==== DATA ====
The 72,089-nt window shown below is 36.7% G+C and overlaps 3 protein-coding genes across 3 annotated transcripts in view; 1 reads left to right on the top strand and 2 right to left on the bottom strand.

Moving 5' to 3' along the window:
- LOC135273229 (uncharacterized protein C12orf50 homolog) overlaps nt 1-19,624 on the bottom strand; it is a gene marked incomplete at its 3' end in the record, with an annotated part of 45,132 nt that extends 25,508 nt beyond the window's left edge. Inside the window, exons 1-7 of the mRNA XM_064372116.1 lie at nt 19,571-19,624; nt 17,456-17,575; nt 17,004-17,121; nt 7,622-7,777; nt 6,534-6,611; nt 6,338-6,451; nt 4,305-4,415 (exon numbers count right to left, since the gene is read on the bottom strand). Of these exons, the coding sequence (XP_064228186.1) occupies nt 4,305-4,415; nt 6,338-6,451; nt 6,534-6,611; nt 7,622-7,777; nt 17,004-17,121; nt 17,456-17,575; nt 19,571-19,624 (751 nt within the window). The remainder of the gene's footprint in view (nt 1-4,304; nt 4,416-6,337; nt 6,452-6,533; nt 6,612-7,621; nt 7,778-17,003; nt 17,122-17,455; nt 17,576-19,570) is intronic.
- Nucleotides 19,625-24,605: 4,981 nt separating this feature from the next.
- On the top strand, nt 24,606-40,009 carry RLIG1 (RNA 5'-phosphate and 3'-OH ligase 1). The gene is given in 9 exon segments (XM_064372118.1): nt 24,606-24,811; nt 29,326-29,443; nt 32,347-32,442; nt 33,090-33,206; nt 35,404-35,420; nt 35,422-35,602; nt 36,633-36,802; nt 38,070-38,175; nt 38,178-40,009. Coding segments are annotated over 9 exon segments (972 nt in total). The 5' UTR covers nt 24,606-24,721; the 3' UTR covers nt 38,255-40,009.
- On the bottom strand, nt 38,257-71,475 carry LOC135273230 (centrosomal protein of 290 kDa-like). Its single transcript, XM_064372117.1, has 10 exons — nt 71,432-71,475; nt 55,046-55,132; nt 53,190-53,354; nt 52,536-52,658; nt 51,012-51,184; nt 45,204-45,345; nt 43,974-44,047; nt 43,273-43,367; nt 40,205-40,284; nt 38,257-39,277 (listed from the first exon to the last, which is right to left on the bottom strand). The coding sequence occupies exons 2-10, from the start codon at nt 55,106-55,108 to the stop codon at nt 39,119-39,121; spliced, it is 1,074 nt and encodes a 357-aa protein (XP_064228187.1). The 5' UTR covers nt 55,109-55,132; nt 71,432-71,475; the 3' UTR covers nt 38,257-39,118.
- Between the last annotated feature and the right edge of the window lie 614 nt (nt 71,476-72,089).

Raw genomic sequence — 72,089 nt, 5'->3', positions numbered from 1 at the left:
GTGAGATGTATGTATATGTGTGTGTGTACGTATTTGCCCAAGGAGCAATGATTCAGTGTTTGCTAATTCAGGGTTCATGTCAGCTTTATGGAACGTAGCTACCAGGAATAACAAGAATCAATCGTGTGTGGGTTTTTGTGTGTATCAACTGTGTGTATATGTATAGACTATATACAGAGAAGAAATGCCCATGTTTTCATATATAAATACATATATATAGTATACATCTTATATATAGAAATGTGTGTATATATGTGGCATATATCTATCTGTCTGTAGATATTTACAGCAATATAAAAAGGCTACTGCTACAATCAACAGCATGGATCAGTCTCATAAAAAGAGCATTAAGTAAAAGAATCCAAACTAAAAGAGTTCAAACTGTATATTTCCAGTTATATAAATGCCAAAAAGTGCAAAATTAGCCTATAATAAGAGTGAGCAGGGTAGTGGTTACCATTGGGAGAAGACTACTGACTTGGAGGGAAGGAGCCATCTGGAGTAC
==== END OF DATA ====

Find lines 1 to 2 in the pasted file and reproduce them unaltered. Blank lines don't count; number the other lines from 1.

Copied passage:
The 72,089-nt window shown below is 36.7% G+C and overlaps 3 protein-coding genes across 3 annotated transcripts in view; 1 reads left to right on the top strand and 2 right to left on the bottom strand.

Moving 5' to 3' along the window: